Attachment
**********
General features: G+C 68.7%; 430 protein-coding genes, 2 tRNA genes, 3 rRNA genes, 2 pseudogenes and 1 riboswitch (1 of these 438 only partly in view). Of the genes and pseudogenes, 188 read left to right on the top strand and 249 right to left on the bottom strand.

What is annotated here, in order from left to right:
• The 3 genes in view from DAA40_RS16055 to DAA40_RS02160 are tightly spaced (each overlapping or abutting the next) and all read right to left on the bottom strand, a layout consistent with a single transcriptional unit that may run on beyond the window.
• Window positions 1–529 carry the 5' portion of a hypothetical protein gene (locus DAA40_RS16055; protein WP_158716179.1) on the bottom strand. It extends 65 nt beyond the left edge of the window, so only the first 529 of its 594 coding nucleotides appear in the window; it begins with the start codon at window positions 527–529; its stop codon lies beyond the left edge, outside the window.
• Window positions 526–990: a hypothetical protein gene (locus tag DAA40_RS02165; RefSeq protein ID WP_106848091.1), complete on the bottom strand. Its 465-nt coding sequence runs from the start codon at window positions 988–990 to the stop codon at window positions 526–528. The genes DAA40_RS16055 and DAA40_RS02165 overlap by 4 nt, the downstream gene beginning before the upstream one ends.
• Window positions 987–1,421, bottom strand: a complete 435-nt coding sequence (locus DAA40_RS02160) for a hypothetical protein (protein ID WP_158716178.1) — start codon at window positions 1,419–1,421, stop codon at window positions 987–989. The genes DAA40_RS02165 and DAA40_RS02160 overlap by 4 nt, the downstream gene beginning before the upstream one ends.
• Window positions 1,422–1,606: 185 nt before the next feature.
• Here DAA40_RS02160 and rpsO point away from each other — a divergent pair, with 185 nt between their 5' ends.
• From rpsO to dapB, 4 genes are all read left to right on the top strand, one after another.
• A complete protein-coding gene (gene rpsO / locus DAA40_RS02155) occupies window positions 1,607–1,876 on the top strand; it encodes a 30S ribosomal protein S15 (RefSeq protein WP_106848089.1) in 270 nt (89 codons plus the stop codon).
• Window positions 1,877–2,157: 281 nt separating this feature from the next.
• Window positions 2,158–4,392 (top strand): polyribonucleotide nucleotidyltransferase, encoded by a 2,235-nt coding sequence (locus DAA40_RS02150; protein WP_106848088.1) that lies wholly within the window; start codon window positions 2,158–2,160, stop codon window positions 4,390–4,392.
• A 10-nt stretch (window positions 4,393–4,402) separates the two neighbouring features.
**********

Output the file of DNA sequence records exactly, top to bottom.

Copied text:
General features: G+C 68.7%; 430 protein-coding genes, 2 tRNA genes, 3 rRNA genes, 2 pseudogenes and 1 riboswitch (1 of these 438 only partly in view). Of the genes and pseudogenes, 188 read left to right on the top strand and 249 right to left on the bottom strand.

What is annotated here, in order from left to right:
• The 3 genes in view from DAA40_RS16055 to DAA40_RS02160 are tightly spaced (each overlapping or abutting the next) and all read right to left on the bottom strand, a layout consistent with a single transcriptional unit that may run on beyond the window.
• Window positions 1–529 carry the 5' portion of a hypothetical protein gene (locus DAA40_RS16055; protein WP_158716179.1) on the bottom strand. It extends 65 nt beyond the left edge of the window, so only the first 529 of its 594 coding nucleotides appear in the window; it begins with the start codon at window positions 527–529; its stop codon lies beyond the left edge, outside the window.
• Window positions 526–990: a hypothetical protein gene (locus tag DAA40_RS02165; RefSeq protein ID WP_106848091.1), complete on the bottom strand. Its 465-nt coding sequence runs from the start codon at window positions 988–990 to the stop codon at window positions 526–528. The genes DAA40_RS16055 and DAA40_RS02165 overlap by 4 nt, the downstream gene beginning before the upstream one ends.
• Window positions 987–1,421, bottom strand: a complete 435-nt coding sequence (locus DAA40_RS02160) for a hypothetical protein (protein ID WP_158716178.1) — start codon at window positions 1,419–1,421, stop codon at window positions 987–989. The genes DAA40_RS02165 and DAA40_RS02160 overlap by 4 nt, the downstream gene beginning before the upstream one ends.
• Window positions 1,422–1,606: 185 nt before the next feature.
• Here DAA40_RS02160 and rpsO point away from each other — a divergent pair, with 185 nt between their 5' ends.
• From rpsO to dapB, 4 genes are all read left to right on the top strand, one after another.
• A complete protein-coding gene (gene rpsO / locus DAA40_RS02155) occupies window positions 1,607–1,876 on the top strand; it encodes a 30S ribosomal protein S15 (RefSeq protein WP_106848089.1) in 270 nt (89 codons plus the stop codon).
• Window positions 1,877–2,157: 281 nt separating this feature from the next.
• Window positions 2,158–4,392 (top strand): polyribonucleotide nucleotidyltransferase, encoded by a 2,235-nt coding sequence (locus DAA40_RS02150; protein WP_106848088.1) that lies wholly within the window; start codon window positions 2,158–2,160, stop codon window positions 4,390–4,392.
• A 10-nt stretch (window positions 4,393–4,402) separates the two neighbouring features.